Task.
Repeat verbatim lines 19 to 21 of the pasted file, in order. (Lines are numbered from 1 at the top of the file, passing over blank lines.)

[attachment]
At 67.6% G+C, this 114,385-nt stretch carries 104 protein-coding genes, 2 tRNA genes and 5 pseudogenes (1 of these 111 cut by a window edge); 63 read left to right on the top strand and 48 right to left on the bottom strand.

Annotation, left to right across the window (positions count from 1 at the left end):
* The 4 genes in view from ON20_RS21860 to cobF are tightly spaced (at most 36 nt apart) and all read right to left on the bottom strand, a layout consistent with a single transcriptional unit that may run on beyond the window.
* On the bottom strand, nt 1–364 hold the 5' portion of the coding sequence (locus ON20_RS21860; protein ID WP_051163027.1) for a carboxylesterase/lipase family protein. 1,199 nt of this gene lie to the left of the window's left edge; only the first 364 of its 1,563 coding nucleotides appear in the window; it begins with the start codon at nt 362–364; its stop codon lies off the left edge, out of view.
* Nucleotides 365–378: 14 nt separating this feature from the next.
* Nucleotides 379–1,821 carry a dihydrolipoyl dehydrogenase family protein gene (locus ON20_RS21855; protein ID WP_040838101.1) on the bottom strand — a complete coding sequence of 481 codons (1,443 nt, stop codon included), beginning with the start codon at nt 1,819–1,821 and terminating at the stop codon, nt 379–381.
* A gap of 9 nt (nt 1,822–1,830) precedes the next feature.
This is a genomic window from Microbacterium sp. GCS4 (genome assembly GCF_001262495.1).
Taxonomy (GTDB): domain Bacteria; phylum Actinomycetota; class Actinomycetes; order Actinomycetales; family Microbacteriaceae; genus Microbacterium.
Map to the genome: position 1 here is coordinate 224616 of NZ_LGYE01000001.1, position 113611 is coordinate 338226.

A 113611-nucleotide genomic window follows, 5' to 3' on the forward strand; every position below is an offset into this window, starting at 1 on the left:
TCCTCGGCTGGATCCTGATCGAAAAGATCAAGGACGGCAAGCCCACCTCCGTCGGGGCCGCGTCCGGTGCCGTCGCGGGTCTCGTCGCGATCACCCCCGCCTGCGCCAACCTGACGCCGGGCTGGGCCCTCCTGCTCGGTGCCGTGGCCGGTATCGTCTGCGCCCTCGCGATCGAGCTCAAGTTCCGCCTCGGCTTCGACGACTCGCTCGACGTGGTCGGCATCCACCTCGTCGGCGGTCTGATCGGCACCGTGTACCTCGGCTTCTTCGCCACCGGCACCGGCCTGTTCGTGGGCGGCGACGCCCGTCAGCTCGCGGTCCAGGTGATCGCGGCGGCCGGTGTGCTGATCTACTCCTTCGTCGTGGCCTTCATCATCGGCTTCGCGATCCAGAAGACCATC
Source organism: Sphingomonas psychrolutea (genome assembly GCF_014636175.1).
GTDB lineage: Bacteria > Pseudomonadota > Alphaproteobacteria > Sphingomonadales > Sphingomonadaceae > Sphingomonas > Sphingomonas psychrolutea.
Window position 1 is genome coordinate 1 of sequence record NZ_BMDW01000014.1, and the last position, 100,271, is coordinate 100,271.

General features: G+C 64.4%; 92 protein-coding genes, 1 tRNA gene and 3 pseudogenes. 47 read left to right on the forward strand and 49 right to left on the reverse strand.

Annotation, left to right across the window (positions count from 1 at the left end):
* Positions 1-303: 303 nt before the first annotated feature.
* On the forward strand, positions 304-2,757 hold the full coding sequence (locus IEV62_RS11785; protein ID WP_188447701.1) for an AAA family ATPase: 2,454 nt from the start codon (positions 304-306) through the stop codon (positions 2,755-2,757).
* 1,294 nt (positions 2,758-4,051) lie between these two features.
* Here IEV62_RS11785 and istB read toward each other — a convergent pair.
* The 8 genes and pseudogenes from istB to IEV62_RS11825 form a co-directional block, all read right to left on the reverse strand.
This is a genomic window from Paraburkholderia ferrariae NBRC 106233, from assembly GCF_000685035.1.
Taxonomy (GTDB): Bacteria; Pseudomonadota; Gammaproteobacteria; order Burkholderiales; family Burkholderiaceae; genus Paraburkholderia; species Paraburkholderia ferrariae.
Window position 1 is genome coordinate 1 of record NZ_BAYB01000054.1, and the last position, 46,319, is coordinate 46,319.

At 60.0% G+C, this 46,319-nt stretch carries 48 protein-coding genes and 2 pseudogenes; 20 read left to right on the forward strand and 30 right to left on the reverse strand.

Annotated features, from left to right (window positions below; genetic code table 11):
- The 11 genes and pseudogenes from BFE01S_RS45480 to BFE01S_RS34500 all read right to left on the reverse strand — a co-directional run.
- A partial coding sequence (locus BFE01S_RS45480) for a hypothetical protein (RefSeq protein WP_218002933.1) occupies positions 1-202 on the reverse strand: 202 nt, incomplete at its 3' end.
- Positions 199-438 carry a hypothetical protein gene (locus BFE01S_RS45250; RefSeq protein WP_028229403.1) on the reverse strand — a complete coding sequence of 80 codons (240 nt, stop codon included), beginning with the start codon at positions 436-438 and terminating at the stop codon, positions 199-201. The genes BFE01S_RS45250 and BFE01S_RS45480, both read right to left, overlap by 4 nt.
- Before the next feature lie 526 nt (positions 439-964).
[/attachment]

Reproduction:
* On the forward strand, positions 304-2,757 hold the full coding sequence (locus IEV62_RS11785; protein ID WP_188447701.1) for an AAA family ATPase: 2,454 nt from the start codon (positions 304-306) through the stop codon (positions 2,755-2,757).
* 1,294 nt (positions 2,758-4,051) lie between these two features.
* Here IEV62_RS11785 and istB read toward each other — a convergent pair.